"I See Dead Code"

I've been working on a PHP project recently which has reached over 30,000 lines of code. The project has also undergone numerous requirement changes which have resulted in various bits being redesigned and reimplemented at different times in an iterative prototype development cycle. Needless to say, this has resulted in some dead code, i.e. functions which were originally used in an earlier prototype but commented out or left uncalled in various revisions.

Detecting these dead code blocks is not as easy as it may seem. The project is a mixture of PHP, HTML and JS using the Zend Framework as the MVC layer, YUI and jQuery for various AJAX-like functionality and a custom RESTful XML service layer with abstracted parameterized named queries stored in external SQL files.

The NetBeans refactoring tools (I use NetBeans as my PHP IDE) are not intelligent enough to be able to understand my project structure and mash-up of languages, design patterns and frameworks to be able to analyze my code and tell me which views never get called, or which services never get invoked, or which named queries never get executed. Trying to find all dead code manually would be very tedious, but leaving it in would create maintenance nightmares, especially for future developers.

Thankfully, the project follows some standard conventions that make writing a staggered automatic dead code detection script possible. I chose to write this script in Java (as it's my main language) and it has the following structure:
  1. Identify all dead Zend Views and manually delete.
  2. Next, identify all dead service functions and manually delete.
  3. Finally, identify all dead SQL named queries and manually delete.
The entire script can be found here, although this is specific to my project and won't be immediately useful without customization. The logic however is fairly simple and may help others in their refactoring efforts.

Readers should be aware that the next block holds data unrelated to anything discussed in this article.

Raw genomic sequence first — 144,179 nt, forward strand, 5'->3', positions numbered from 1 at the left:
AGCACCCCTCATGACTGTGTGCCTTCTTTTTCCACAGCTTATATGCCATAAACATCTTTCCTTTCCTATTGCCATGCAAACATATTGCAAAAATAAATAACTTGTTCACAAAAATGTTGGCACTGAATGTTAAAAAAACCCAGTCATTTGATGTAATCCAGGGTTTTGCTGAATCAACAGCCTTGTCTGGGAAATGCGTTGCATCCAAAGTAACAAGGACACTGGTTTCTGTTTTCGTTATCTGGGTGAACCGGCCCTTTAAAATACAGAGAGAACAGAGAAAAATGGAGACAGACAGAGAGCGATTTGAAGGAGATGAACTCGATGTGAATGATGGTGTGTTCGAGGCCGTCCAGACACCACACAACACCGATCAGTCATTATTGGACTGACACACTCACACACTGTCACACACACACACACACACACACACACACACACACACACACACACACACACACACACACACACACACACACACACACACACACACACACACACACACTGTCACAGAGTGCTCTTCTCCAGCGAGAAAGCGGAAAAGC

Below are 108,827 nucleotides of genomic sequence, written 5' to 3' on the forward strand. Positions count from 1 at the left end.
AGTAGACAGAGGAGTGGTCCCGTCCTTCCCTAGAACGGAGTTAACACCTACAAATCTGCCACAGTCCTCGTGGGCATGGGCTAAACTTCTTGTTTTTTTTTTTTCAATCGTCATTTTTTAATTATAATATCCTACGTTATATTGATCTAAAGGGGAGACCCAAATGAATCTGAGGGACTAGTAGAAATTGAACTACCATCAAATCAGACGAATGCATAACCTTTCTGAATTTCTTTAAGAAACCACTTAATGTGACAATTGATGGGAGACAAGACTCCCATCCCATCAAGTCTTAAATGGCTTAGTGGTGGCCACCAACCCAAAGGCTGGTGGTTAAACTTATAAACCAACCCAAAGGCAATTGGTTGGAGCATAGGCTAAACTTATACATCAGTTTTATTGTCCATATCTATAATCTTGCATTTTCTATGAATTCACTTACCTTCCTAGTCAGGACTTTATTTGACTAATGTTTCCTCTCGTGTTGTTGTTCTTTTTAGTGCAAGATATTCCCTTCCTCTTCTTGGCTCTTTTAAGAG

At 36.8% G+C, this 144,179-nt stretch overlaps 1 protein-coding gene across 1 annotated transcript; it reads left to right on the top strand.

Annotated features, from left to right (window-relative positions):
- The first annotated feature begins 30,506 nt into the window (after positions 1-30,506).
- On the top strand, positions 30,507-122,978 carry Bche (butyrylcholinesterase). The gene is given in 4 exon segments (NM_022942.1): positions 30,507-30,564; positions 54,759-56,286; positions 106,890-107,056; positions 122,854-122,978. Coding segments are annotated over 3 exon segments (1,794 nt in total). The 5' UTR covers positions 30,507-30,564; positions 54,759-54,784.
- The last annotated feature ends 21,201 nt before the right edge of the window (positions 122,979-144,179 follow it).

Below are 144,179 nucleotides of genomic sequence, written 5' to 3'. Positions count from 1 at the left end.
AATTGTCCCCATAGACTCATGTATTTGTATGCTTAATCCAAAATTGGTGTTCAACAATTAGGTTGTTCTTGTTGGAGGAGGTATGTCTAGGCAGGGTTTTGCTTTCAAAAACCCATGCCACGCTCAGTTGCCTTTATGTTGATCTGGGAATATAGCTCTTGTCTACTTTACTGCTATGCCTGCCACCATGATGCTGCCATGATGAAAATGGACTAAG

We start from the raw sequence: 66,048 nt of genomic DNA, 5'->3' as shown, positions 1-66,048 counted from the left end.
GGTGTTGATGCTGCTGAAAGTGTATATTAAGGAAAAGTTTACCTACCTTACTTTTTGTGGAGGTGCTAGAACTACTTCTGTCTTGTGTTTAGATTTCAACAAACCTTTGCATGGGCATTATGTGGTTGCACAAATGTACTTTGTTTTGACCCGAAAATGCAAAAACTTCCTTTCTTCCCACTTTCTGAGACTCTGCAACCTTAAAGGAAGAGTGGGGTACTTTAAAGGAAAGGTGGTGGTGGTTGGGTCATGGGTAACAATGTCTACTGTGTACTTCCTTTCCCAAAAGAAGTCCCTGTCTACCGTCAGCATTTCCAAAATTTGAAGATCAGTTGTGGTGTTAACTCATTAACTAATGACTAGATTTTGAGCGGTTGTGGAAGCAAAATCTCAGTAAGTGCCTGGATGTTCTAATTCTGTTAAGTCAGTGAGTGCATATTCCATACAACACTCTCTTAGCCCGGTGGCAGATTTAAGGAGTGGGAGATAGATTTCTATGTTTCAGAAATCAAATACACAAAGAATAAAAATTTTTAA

The script is broken up into three main static functions, findDeadViews, findDeadServices and findDeadSQL. I first run the script by invoking the findDeadViews function, which prints out all the view file names that are never called from any other view. To do this, the function simply gets a list of all files in the views directory, stores all the view names into a HashMap, then goes through every view file line-by-line and does a search for each view name, incrementing a reference counter in the HashMap. The function then prints out any views which have a reference count of 0, which I then manually check and delete if they are indeed not used (making sure to also delete any related unused Controller actions). I then run the script again to find any new views which may no longer be referenced after deleting the previously dead views. Repeat until the list is empty and all dead views/controllers should be purged.

A few notes about this:
  1. This will find references to views regardless of how they're called, i.e. via JS, via embedded PHP, via direct HTML links, etc. It will however not find dynamic calls where the view name is constructed via some concatenation logic or pulled from a DB table, etc.
  2. All my views happen to have unique names by convention which makes storying them as keys into a HashMap the simplest way to go. If your views use common names that can be shared across different Controller classes then you'll need to key by the Controller/Action name and implement additional logic to break this up when doing the line-by-line keyword search.
The findDeadServices and findDeadSQL functions work in a very similar fashion and are specific to my project structure. The main thing to note here is the structure of findDeadServices:
  1. Take the root directory under which all service classes are stored and get a list of all the class files.
  2. For each class file, read line-by-line and extract all 'public function fooBar(...)' declarations, where 'fooBar' is the service name.
  3. Store these in a HashMap, then go through all the files in the project that can contain calls to the services and count the references.
  4. Print out all services with a reference count of 1 (i.e. declaration only).
Again, this relies on a coding convention which dictates every service has a unique name regardless of the service class. This may not be true in other projects, in which case you may need to either concatenate the class name and method name, or have nested HashMaps (top-level map keyed by class name containing child maps keyed by service names).

After running this function a few times and deleting all dead services, I'm ready to move on to stage 3 for finding and deleting named SQL queries. In total, the process took about 1 hour (including coding the script) and helped me identify and delete close to 5000 lines of unused code (i.e. 16% of my project source was accumulated trash... I should house-keep more frequently).

UPDATE: And while we're at it, here's a quick and simple regex that can be used to find magic numbers (any number other than 0 basically): [^a-zA-Z_][1-9][0-9]*

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